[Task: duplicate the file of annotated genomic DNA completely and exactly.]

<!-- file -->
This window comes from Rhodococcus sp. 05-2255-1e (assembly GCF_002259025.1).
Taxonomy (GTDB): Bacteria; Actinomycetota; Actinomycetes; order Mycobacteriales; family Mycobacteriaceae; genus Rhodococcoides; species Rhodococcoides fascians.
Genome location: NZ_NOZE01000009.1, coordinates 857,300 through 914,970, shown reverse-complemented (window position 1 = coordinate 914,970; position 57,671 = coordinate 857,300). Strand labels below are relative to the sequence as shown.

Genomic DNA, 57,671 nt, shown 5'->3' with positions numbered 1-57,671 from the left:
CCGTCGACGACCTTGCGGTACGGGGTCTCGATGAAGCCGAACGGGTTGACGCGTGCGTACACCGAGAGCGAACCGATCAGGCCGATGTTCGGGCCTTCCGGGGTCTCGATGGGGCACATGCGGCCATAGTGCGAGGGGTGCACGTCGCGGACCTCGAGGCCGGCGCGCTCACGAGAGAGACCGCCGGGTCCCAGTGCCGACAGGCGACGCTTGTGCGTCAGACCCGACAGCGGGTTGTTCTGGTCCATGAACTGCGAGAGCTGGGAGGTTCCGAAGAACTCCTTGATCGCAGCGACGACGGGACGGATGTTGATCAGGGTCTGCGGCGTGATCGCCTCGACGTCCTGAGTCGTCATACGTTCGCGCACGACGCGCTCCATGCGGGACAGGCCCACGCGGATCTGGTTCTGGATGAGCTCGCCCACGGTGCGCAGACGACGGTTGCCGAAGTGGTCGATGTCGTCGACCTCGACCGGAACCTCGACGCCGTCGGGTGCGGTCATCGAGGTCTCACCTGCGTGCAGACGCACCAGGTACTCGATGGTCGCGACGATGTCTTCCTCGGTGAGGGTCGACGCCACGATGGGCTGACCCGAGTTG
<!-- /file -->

This window comes from Rhodococcus sp. 05-2255-1e (assembly GCF_002259025.1).
Taxonomy (GTDB): Bacteria; Actinomycetota; Actinomycetes; order Mycobacteriales; family Mycobacteriaceae; genus Rhodococcoides; species Rhodococcoides fascians.
Genome location: NZ_NOZE01000009.1, coordinates 857,300 through 914,970, shown reverse-complemented (window position 1 = coordinate 914,970; position 57,671 = coordinate 857,300). Strand labels below are relative to the sequence as shown.

Genomic DNA, 57,671 nt, shown 5'->3' with positions numbered 1-57,671 from the left:
CCGTCGACGACCTTGCGGTACGGGGTCTCGATGAAGCCGAACGGGTTGACGCGTGCGTACACCGAGAGCGAACCGATCAGGCCGATGTTCGGGCCTTCCGGGGTCTCGATGGGGCACATGCGGCCATAGTGCGAGGGGTGCACGTCGCGGACCTCGAGGCCGGCGCGCTCACGAGAGAGACCGCCGGGTCCCAGTGCCGACAGGCGACGCTTGTGCGTCAGACCCGACAGCGGGTTGTTCTGGTCCATGAACTGCGAGAGCTGGGAGGTTCCGAAGAACTCCTTGATCGCAGCGACGACGGGACGGATGTTGATCAGGGTCTGCGGCGTGATCGCCTCGACGTCCTGAGTCGTCATACGTTCGCGCACGACGCGCTCCATGCGGGACAGGCCCACGCGGATCTGGTTCTGGATGAGCTCGCCCACGGTGCGCAGACGACGGTTGCCGAAGTGGTCGATGTCGTCGACCTCGACCGGAACCTCGACGCCGTCGGGTGCGGTCATCGAGGTCTCACCTGCGTGCAGACGCACCAGGTACTCGATGGTCGCGACGATGTCTTCCTCGGTGAGGGTCGACGCCACGATGGGCTGACCCGAGTTG